Move Over, Carrie

June 22, 2013

My mother's favorite phrase is "Don't go shoppin' if you're not lookin' to buy." She says this nearly every time she learns of a new boy I've gone on a date with. My mother and I are polar opposites, you could say. She got married a month after she graduated high school and had four kids by the time she was 24. While she does not completely understand why I want what I want, she does know that boys are ultimately not in the proverbial "plan" right now. So she falls back to "Don't go shoppin' if you ain't lookin'" quite a bit. She's not the only one. Throughout college, I heard from friends, peers, professors, role models that dating should be taken seriously, and you should only date someone if you legitimately see a future with them. 

Which brings me to today's Move Over, Carrie topic: Expectations. Are you better to enter a relationship and lay all your expectations out on the table from day one? If you find your expectations will not be met, is it best to leave the potential relationship? Or, should you enter with no expectations and be either pleasantly surprised or unshockingly disappointed? Do you only date if you're planning on long term, or do you approach each relationship as just another experience to be had?

Oh, and let's define expectations. I'm talking about "the list," ladies. You know, the "he must be A, B, C and D or this really isn't happening." Not the "I expect a phone call every night" type things. Habits can change, character cannot.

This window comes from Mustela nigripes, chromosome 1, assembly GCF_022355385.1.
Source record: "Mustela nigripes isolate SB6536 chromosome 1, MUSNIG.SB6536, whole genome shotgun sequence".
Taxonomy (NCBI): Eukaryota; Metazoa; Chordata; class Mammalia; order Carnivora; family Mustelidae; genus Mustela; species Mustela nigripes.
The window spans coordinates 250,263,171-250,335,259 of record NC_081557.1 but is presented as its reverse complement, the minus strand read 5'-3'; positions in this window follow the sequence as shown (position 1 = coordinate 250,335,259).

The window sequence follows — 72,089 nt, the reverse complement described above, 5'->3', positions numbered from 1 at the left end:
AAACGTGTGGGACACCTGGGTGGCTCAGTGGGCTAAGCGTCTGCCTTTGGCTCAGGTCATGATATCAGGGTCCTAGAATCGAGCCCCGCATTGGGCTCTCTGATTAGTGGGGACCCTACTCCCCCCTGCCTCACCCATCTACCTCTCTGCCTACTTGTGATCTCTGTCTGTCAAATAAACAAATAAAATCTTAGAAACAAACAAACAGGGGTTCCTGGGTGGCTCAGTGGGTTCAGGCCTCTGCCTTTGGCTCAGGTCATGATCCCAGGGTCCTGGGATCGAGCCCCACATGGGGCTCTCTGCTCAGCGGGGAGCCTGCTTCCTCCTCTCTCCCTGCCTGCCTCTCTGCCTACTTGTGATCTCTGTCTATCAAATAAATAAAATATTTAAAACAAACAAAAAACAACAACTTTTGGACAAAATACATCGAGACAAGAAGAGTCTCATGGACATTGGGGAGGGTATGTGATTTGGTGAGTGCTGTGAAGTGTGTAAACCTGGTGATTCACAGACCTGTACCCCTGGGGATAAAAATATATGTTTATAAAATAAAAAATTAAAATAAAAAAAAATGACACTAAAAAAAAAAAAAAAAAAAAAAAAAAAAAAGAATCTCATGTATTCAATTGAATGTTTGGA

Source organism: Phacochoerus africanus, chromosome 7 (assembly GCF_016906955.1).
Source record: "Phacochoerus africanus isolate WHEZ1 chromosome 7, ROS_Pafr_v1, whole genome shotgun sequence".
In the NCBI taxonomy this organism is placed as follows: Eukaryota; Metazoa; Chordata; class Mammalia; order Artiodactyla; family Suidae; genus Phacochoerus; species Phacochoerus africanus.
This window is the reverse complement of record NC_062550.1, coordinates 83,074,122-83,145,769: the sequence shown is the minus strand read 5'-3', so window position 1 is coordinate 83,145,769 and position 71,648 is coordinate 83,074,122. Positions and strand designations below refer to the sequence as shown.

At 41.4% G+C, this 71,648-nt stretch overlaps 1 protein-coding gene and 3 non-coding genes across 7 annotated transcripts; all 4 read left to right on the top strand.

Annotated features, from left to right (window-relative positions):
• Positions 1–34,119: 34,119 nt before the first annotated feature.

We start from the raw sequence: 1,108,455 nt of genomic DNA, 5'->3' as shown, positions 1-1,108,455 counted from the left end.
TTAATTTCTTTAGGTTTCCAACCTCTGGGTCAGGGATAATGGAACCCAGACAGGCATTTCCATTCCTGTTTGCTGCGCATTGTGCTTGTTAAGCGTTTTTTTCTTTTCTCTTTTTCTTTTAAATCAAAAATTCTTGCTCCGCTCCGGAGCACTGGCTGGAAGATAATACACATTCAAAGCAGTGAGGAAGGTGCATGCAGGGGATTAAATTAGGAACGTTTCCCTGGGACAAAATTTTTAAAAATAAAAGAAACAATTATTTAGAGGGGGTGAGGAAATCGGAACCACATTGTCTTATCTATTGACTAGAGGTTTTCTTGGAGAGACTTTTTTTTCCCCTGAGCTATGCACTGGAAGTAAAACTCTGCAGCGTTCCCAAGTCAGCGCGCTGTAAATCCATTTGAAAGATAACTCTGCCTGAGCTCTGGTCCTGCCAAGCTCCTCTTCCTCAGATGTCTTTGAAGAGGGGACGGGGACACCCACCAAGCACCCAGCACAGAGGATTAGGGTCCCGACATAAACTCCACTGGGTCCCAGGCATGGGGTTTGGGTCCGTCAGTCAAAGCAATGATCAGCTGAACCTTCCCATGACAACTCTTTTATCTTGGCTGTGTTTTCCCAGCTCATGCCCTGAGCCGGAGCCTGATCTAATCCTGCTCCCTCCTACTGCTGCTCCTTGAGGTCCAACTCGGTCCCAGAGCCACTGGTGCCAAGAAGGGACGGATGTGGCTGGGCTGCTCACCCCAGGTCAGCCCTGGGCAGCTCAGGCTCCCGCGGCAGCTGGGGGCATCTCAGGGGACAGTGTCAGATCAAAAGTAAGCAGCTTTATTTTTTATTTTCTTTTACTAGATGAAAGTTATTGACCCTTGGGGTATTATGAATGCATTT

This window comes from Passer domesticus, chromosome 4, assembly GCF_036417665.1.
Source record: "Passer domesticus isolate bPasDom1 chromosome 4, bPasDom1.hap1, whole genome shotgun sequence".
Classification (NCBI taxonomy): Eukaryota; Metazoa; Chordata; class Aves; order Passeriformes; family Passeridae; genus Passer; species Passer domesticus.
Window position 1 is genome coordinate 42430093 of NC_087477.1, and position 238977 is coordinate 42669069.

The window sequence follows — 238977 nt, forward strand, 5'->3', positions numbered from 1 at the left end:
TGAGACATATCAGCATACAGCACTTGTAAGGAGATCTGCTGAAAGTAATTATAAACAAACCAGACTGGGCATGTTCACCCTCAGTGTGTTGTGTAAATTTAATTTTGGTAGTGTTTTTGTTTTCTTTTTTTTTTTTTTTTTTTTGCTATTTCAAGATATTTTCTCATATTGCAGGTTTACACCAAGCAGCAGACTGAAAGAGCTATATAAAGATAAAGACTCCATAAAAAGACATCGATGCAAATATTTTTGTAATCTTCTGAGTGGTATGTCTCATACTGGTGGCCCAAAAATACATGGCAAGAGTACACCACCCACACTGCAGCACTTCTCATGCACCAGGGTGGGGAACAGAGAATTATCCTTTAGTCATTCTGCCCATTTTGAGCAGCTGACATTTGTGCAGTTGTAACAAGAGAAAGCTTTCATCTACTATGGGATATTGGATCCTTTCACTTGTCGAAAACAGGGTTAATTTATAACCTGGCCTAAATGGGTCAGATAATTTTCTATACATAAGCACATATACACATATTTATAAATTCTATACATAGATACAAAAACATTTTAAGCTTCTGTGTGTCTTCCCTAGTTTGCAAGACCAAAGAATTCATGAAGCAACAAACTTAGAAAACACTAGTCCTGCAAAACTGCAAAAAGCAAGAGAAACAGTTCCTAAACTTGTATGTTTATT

Against my mother's "don't go shopping" advice, I started dating someone my last semester of college. What I thought was a rebound, turned out to be a pretty great guy. Shocking. 
My rebound-turned-not-rebound with MMM was made distinct by two things: 
1) We were brutally honest with each other. 
2) We laid our expectations out on the table first thing. 

Let's focus on number two. Right off the bat, MMM laid out his expectations. Labels, time commitment, monogamy--you name it, I knew it. I also knew, from day one, MMM's checklist for a wife (we went to a really, really small private school where this was seen as a pretty typical conversation. I realize for most of you reading this it will be a 'WTF' moment). And based on that list, I knew MMM and I would never get married. 

According to my mother, I should've walked away. If we weren't going to get married, why waste my time and energy? Well. I didn't. Shocking, I know. And it was great. 

Not having to worry about whether he was "the one" opened the relationship up to a degree of a freedom I hadn't had before. Every time we got in a fight, I didn't have to question "can I really stay with a man who believes X Y Z? Will he do that annoying tick the rest of his life? Is this a quirk, or a deal breaker?" Hours of my life were freed from over analysis. I wore sweatpants. I ate Chinese out of a box. I put on makeup if I wanted to, but if I didn't want to I didn't. I wasn't trying to win him over, because I knew that wasn't really an option. This freedom made the relationship fun. 

One night, we were sitting on his couch eating Subway and watching a movie.
"You know what's great," I said, turning to him. "I don't have to worry about any stupid relationship dramas with you, because we're never going to get married."
I think he choked a little bit. "Wait, we're never gonna get married?"
"Yeah. I mean, you already told me what you want in a wife,
and I'm clearly not those things. So now we just...don't have to worry about it."
He nodded, slowly. "I guess. But that kind of worked backwards."